The ginormous inlet pipe is what gives the Mammoth kit its name. Looking more like a sewer pipe that anything else, this 4.5-inch assembly connects the 75mm throttle body (that's two 75mm blades, by the way) to the air filter, which mounts in the inner fender. To make this all happen, you'll have to cut a hole where the battery tray used to sit and the template included makes it easy to perform. We used a small pneumatic reciprocating saw to make short work of the fenderwell area. With the tube positioned and in place, we clamped on the massive 1,200-cfm air filter from underneath after trimming the inner fender itself.

We removed the ported Eaton from the car and all of its attendant hardware including the air inlet system and emissions controls. Since we're getting used to doing this, we were able to complete the work all in our home garage.

When you have this much air moving in, you'll need the fuel to match. Kenne Bell normally provides its Boost-A-Pump system to increase the voltage of the two factory fuel pumps for increased overall fuel system capacity, but in the end the factory 39-pound injectors are simply not up to the task of fueling this fire. So, we relied on the knowledgeable injector experts at RC Engineering in Torrance, California to help us. It was determined that a set of 750cc/hr injectors would fit our bill. Since RC Engineering only specializes in high performance, we knew that its balanced, matched and blueprinted set would help us achieve our goals (read the sidebar for more information.) With them installed, the injectors would provide the fuel as we climb the horsepower ladder.

Finishing up, we set the car up for 21 pounds of boost. To do so, we relied on a pulley system from Metco Motorsports, which allows us to vary the pulley ratios and of course, boost level. Metco's interchangeable lower pulley system allows you to alter the pulley ratio without using an excessively small upper pulley for adequate belt wrap for reduced slippage and greater reliability. In addition, Metco also offers improved billet aluminum idlers, which we decided to upgrade our Cobra with to provide more precise belt alignment and of course, eye candy. We started off with a 7.4-inch diameter crank pulley (0.1 inch smaller than stock) and used KB's 3.25-inch upper pulley, which incidentally, is the largest diameter unit that will clear the factory hood.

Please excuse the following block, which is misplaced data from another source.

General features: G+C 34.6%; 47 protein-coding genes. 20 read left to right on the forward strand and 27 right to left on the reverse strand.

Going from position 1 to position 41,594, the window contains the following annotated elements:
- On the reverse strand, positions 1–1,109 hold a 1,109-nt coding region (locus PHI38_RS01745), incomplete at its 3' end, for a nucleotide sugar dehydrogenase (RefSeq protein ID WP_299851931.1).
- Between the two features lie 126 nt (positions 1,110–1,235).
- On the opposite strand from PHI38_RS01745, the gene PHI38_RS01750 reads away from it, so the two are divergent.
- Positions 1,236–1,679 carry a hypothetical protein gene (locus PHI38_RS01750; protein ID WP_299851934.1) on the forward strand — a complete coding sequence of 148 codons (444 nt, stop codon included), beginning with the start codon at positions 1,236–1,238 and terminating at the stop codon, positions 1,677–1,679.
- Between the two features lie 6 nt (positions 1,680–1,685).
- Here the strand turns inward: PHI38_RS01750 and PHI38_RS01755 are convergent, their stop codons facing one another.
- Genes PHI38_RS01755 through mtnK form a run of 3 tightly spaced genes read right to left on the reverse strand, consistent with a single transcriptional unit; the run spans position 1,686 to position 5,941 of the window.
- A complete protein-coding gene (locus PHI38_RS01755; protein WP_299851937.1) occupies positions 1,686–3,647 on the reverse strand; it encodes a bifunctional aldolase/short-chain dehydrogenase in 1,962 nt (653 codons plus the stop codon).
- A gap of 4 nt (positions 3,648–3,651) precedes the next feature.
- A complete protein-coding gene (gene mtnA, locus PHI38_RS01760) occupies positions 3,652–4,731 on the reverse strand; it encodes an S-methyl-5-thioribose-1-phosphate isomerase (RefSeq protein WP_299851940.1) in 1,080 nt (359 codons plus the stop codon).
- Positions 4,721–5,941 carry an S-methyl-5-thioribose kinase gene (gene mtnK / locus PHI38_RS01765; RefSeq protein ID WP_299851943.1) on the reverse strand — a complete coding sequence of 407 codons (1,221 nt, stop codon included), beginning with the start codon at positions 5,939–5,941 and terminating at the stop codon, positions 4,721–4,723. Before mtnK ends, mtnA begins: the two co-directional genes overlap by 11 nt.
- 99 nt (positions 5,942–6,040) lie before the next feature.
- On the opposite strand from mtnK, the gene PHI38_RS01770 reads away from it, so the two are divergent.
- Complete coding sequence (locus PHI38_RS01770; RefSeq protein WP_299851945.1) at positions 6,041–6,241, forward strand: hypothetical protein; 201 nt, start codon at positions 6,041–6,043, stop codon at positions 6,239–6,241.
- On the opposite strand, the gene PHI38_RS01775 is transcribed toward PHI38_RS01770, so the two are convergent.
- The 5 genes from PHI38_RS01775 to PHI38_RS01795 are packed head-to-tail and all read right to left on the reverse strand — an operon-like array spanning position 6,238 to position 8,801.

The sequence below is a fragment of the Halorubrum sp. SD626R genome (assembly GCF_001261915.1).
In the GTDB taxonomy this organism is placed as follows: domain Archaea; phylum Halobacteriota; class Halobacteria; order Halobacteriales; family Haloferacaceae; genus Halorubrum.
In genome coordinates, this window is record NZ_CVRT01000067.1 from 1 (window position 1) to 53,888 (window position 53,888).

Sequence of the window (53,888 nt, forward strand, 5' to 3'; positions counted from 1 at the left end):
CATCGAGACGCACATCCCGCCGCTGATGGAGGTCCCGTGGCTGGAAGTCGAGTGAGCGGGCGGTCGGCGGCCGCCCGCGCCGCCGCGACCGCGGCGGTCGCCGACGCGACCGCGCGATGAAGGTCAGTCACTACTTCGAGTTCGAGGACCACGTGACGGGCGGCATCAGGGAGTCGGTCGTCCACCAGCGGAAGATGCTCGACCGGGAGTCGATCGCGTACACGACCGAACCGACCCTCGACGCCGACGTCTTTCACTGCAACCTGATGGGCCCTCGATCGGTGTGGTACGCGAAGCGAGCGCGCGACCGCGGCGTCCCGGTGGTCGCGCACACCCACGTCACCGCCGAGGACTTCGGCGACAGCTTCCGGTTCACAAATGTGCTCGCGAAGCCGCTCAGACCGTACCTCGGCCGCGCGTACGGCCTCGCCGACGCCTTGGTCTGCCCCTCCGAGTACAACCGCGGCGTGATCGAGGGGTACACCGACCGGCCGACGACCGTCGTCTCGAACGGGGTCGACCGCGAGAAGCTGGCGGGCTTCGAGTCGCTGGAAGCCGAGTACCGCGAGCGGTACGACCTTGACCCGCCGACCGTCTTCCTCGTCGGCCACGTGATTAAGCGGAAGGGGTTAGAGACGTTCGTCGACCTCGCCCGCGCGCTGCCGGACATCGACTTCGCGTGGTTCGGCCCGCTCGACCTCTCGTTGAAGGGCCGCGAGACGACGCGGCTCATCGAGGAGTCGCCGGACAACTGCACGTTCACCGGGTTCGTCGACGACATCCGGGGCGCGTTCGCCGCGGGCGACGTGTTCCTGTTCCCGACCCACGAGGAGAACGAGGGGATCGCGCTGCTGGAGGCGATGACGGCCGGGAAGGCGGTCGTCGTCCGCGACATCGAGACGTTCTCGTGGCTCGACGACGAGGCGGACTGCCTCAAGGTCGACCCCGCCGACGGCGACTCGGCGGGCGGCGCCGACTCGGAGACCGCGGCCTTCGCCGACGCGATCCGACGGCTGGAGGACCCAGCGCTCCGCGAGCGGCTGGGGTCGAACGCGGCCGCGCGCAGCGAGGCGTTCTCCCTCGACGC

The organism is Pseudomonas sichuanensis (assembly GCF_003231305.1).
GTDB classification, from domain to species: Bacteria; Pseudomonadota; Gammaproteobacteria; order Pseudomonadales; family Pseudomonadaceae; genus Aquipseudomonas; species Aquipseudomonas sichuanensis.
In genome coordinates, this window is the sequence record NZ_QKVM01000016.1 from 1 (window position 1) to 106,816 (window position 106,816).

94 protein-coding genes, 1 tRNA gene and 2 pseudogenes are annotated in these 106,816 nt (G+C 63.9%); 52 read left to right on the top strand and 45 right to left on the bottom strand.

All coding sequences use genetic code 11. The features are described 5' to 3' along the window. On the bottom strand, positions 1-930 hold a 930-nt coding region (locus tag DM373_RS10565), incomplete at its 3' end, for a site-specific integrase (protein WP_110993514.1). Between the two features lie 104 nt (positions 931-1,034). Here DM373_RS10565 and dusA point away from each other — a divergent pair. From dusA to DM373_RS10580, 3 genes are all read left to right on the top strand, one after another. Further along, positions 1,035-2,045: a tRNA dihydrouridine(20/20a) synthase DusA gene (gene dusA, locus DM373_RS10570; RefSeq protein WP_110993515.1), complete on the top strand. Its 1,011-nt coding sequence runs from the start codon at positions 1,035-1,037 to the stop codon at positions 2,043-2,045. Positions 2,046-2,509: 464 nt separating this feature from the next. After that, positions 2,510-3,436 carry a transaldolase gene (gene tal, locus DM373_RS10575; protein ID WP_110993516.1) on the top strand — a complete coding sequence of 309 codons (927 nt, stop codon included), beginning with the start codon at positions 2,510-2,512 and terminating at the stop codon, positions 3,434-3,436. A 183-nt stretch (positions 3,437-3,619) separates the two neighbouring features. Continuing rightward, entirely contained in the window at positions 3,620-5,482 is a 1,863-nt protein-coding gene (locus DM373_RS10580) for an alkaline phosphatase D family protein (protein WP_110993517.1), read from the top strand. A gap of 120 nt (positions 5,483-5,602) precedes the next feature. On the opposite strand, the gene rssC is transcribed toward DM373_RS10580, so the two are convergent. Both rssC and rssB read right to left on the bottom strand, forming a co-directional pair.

The factory intercooler is then transferred to the new baseplate. It's important to note that using a thread-locking compound is absolutely mandatory here for the bolts that secure the intercooler. If they ever loosen, they go right into any cylinder that they want to and that would suck. As the KB installation manual says, "Use LocTite unless you need a new engine anyway."

To the dyno we go
With our Mammoth bolted down, we cranked our Cobra over and were surprised to see how well it idled. Granted, the check engine light did come on after about 20 minutes of driving, but we later discovered that it was triggered because of the Mammoth's mass air meter readings, which were out of the range of what the stock PCM was expecting to see from the stock meter.